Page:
This all comes a year after whistleblower Edward Snowden leaked the evidence showing the NSA was wiretapping foreign citizen’s communications.

The German government has been frustrated, according to the New York Times, with the U.S. for not explaining their actions concerning the wiretapping as well as over assurances from President Obama that the government will no longer spy on German citizens despite the two arrested German officials.

The White House, earlier this week, said the relationship between the U.S. and German governments is one built on respect, but the German media has likened the actions taken by the U.S. government to those of “pariah states like North Korea or Iran.”

White House spokesman Josh Earnest would not comment on the state of U.S. intelligence.  “Any sort of comment on any reported intelligence acts,” Earnest says according to the LA Times, “would put at risk U.S. assets, U.S. personnel and the United States national security.”

Catlin Hayden, a spokeswoman for the NSA, said, “Our security and intelligence relationship with Germany is a very important one, and it keeps Germans and Americans safe… and we will continue to be in touch with the German government in appropriate channels.”

Breaking: Greenwald Reveals 5 Americans Targeted By NSA

On Wednesday, journalist Glenn Greenwald has finally named names. And those names, as reported by The Intercept, include five politically active Muslim-Americans, who didn’t actually pose threats to national security.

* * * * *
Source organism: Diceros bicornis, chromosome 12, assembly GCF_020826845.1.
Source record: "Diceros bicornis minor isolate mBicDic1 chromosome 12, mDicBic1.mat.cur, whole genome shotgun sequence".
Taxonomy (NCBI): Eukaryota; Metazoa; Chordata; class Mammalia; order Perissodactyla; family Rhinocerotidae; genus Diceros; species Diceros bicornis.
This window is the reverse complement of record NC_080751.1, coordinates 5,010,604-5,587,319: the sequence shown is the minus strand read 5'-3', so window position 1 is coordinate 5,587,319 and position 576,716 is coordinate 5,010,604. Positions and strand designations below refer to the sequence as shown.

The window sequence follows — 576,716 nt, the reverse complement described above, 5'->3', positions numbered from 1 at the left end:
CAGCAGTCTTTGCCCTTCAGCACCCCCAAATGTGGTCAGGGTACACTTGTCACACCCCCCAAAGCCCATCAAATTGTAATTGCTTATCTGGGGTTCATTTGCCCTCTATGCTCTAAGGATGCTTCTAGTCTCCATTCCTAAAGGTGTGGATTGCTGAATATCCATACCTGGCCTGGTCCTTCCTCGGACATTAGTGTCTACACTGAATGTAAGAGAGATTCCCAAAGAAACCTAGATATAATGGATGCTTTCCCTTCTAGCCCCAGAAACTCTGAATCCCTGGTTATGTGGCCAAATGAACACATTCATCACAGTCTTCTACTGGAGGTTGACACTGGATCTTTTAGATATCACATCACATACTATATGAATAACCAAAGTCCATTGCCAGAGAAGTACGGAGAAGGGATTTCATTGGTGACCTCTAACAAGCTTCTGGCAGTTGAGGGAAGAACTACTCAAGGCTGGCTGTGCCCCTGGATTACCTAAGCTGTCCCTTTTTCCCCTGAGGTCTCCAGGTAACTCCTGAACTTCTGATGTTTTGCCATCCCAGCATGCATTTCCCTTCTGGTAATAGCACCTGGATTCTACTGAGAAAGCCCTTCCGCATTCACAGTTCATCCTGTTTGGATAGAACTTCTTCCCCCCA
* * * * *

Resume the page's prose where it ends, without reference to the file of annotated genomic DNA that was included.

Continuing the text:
These American citizens were targeted for surveillance between 2002 and 2008 due to their political activity. The Intercept reported that the surveillance was not “based solely” on speech.

“No U.S. person can be the subject of FISA surveillance based solely on First Amendment activities, such as staging public rallies, organizing campaigns, writing critical essays, or expressing personal beliefs,” the NSA’s statement read.

The five names are:

  • Faisal Gill, a longtime Republican Party operative and one-time candidate for public office who held a top-secret security clearance and served in the Department of Homeland Security under President George W. Bush.

  • Asim Ghafoor, a prominent attorney who has represented clients in terrorism-related cases.

  • Hooshang Amirahmadi, an Iranian-American professor of international relations at Rutgers University.